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If you're a developer who wants to work on the Kudu source code and submit your changes for consideration to be merged into the master branch, here's how. This page was inspired by this guide.
If you're not familiar with Git
Maybe this will help:
Do's and Don't's
If you're familiar with git and GitHub, here's the short version of what you need to know. Once you fork and clone the Kudu code:
Don't develop on the master branch. Always create a development branch specific to the issue you're working on. Name it by issue # and description. For example, if you're working on Issue #26, a Skipfish import plugin, your development branch should be called 26-skipfish-plugin. If you decide to work on another issue mid-stream, create a new branch for that issue—don't work on both in one branch.
Do not merge the upstream master with your development branch; rebase your branch on top of the upstream master.
A single development branch should represent changes related to a single issue. If you decide to work on another issue, create another branch.
- Fork on GitHub (click Fork button)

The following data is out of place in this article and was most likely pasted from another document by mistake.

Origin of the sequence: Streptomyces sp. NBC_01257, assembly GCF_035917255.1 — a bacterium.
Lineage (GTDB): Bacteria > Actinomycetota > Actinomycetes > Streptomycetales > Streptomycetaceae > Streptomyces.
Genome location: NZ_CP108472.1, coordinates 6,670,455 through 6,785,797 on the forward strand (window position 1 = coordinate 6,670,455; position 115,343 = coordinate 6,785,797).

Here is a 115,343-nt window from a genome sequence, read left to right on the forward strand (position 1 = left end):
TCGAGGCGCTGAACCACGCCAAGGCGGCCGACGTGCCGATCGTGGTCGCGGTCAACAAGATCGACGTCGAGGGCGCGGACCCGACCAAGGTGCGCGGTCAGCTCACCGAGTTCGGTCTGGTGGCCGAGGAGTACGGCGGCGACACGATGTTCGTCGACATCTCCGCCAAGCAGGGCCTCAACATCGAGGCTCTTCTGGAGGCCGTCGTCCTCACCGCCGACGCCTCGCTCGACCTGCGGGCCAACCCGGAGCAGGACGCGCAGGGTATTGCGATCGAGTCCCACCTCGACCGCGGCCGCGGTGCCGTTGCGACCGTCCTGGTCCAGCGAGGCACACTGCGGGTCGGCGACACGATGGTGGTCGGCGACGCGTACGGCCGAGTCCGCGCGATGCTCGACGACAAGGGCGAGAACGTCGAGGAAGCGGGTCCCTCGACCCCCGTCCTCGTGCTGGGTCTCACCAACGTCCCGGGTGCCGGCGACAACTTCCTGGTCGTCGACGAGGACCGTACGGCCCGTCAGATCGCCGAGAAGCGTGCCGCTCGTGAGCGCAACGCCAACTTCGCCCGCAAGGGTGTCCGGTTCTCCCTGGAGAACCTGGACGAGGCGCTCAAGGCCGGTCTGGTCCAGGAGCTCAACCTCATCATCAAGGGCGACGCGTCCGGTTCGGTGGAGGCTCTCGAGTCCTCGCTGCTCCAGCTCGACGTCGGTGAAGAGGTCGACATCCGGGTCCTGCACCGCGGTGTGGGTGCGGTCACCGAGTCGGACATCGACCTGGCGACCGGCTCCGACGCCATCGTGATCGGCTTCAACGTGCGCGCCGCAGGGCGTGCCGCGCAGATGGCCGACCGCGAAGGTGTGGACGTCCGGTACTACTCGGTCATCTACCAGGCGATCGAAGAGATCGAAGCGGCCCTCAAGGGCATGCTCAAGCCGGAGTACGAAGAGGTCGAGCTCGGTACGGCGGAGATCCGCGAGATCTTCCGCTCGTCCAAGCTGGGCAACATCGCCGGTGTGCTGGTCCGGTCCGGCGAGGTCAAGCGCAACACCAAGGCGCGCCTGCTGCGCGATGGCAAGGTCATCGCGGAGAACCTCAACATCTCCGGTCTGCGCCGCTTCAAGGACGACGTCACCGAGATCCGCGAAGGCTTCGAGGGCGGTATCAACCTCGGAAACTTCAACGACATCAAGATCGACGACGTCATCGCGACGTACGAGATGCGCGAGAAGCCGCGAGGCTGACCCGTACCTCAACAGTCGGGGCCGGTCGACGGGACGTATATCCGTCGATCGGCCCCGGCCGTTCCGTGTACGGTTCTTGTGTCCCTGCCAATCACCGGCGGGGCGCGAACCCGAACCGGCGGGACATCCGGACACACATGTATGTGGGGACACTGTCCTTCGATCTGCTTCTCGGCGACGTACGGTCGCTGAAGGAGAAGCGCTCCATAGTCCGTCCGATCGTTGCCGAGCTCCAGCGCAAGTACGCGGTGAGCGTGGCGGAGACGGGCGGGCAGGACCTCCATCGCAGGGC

- Clone to computer ($ git clone email@example.com:you/kudu.git )
- Don't forget to cd into your repo: ($ cd kudu/ )
- Set up remote upstream ($ git remote add upstream git://github.com/projectkudu/kudu.git)
- Create a branch for new issue ($ git checkout -b 100-new-feature, if you don't have a bug report no worries just skip the number)
- Develop on issue branch. [Time passes, the main Kudu repository accumulates new commits]
- Commit changes to issue branch. ($ git add . ; git commit -m 'commit message')
- Fetch upstream ($ git fetch upstream)
- Update local master ($ git checkout master; git pull upstream master)
- Repeat steps 6-8 till dev is complete
- Rebase issue branch ($ git checkout 100-new-feature; git rebase master)
- Push branch to GitHub ($ git push origin 100-new-feature)
- Issue pull request (Click Pull Request button)
Squash commits before pushing to master
To keep our history clean, it's best to squashing commits before pushing to master, unless it makes sense to have separate commits.
- "First part of work" and "second part of work" is fine, BUT
- "Fixed this issue", followed by "oh crap fixed typo" is dirty, and adds no value to the history line
You can find simple instructions here, using interactive rebasing.